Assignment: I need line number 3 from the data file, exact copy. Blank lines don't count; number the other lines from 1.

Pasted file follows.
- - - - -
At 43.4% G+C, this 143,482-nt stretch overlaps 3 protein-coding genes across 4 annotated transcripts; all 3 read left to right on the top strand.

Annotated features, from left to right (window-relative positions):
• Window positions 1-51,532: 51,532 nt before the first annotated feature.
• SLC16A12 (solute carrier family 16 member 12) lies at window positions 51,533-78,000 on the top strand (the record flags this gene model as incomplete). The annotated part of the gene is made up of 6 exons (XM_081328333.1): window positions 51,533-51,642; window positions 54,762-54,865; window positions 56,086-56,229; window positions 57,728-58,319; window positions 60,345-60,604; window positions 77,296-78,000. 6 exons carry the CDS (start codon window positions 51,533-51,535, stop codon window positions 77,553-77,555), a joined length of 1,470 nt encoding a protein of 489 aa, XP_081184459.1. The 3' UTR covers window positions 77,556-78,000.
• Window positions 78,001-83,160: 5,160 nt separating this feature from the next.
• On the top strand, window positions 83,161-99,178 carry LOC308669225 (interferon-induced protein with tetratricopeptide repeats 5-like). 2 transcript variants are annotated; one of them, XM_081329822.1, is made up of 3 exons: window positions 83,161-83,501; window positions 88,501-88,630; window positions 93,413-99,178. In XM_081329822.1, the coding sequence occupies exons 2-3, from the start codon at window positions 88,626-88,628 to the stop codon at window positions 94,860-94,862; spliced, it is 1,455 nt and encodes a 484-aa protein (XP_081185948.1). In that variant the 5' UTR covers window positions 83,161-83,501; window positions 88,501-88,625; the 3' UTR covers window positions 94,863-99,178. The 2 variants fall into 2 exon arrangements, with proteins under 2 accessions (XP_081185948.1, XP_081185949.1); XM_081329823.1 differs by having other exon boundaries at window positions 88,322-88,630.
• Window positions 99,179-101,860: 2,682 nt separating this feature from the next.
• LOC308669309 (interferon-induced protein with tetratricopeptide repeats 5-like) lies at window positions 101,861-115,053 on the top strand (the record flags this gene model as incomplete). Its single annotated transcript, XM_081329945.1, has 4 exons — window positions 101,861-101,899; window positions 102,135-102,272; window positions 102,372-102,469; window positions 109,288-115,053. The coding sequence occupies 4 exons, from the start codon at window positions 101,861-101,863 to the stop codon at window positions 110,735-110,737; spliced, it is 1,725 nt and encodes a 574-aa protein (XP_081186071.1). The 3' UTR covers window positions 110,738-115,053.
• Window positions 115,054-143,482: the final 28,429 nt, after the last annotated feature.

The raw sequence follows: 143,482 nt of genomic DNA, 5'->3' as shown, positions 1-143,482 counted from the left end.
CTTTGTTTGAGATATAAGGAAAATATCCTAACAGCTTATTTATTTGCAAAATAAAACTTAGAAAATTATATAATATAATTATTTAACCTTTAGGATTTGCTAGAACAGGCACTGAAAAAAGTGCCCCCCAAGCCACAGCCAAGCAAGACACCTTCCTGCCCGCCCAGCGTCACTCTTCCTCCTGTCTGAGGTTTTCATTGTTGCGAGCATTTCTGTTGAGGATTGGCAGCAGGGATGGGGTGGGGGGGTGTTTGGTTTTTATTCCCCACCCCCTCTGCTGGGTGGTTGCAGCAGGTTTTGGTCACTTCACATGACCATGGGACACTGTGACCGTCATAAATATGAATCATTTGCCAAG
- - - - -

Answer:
• Window positions 1-51,532: 51,532 nt before the first annotated feature.